Jef Raskin's Baby
Jef Raskin was the type of character who could enthrall Steve Jobs—or annoy him. As it turned out, he did both.
A philosophical guy who could be both playful and ponderous, Raskin had studied computer science, taught music and visual arts, conducted a chamber opera company, and organized guerrilla theater.
His 1967 doctoral thesis at U.C. San Diego argued that computers should have graphical rather than text-based interfaces.
When he got fed up with teaching, he rented a hot air balloon, flew over the chancellor's house, and shouted down his decision to quit.
When Jobs was looking for someone to write a manual for the Apple II in 1976, he called Raskin, who had his own little consulting firm.
Raskin went to the garage, saw Wozniak beavering away at a workbench, and was convinced by Jobs to write the manual for $50.
Eventually he became the manager of Apple's publications department.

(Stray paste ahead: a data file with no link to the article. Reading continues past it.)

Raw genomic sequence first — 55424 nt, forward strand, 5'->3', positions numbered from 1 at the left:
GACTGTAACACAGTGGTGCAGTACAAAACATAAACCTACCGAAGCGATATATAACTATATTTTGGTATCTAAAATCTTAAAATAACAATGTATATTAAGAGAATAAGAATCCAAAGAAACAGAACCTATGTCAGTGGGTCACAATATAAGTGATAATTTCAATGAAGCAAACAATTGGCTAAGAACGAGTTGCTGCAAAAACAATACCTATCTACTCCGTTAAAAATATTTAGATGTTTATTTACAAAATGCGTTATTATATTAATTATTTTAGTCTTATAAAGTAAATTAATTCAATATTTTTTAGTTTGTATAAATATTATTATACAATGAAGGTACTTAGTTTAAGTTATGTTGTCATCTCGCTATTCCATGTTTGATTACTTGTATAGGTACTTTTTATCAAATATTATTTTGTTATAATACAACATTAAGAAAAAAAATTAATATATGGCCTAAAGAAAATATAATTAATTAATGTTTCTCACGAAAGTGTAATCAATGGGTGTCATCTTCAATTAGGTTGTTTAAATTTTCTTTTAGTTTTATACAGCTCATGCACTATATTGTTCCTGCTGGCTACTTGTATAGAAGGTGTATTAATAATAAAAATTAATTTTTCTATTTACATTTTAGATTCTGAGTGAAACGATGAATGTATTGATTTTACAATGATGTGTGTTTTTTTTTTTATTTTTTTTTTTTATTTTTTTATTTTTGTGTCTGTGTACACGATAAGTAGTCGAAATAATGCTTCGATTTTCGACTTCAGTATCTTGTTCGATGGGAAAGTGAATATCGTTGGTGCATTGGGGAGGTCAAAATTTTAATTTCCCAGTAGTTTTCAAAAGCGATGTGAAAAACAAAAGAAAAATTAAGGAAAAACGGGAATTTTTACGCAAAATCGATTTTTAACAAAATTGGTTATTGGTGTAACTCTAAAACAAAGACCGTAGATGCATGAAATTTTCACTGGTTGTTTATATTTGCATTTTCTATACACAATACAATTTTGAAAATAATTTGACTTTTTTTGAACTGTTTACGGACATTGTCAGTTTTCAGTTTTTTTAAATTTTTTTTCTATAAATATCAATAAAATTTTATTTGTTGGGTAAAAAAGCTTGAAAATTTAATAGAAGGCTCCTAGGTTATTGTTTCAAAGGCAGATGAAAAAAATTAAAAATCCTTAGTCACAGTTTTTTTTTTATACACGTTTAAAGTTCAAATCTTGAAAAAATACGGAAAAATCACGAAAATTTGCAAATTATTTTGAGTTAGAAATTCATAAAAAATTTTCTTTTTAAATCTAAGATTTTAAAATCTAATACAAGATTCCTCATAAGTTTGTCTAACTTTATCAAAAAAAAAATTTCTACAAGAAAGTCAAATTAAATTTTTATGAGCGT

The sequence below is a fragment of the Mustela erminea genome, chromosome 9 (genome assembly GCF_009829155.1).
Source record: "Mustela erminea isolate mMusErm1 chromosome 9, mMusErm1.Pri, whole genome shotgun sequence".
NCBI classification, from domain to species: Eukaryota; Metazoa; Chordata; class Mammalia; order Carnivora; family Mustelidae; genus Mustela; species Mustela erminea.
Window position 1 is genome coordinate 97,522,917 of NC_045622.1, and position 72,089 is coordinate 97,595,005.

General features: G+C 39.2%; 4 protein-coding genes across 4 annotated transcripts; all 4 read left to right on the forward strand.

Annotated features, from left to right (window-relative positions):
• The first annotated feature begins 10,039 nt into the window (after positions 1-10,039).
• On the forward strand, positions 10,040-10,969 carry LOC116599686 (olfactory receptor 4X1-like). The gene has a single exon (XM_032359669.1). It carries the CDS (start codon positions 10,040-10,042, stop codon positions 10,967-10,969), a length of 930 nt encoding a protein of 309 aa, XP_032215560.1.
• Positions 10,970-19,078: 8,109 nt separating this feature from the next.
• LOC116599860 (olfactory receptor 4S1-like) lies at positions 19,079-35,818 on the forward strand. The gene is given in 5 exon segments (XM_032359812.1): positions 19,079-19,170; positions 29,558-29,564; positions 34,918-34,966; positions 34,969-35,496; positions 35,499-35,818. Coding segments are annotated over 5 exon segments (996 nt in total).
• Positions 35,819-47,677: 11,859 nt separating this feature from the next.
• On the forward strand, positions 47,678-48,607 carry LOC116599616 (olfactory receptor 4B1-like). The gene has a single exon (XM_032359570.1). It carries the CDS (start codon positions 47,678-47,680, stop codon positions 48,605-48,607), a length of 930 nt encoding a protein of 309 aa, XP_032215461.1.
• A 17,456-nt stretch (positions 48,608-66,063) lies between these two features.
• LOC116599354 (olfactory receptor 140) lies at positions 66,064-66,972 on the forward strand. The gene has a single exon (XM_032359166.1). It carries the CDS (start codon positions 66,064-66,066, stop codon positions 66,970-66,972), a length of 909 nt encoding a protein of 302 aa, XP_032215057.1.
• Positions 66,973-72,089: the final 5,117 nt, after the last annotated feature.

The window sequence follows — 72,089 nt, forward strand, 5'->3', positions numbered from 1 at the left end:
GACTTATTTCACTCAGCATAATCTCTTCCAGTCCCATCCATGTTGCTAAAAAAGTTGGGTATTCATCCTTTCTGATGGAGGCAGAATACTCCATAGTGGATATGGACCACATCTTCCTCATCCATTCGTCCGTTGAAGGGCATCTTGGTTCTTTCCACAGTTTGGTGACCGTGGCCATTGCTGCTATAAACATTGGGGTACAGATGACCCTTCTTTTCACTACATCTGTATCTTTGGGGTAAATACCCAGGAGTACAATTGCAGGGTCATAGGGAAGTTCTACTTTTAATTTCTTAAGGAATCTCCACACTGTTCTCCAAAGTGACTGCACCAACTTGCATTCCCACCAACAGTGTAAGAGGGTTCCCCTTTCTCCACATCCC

One of Raskin's dreams was to build an inexpensive computer for the masses, and in 1979 he convinced Mike Markkula to put him in charge of a small development project code-named "Annie" to do just that.
Since Raskin thought it was sexist to name computers after women, he redubbed the project in honor of his favorite type of apple, the McIntosh.
But he changed the spelling in order not to conflict with the name of the audio equipment maker McIntosh Laboratory.
The proposed computer became known as the Macintosh.
Raskin envisioned a machine that would sell for $1,000 and be a simple appliance, with screen and keyboard and computer all in one unit.
To keep the cost down, he proposed a tiny five-inch screen and a very cheap (and underpowered) microprocessor, the Motorola 6809.
Raskin fancied himself a philosopher, and he wrote his thoughts in an ever-expanding notebook that he called "The Book of Macintosh."
He also issued occasional manifestos. One of these was called "Computers by the Millions," and it began with an aspiration:
"If personal computers are to be truly personal, it will have to be as likely as not that a family, picked at random, will own one."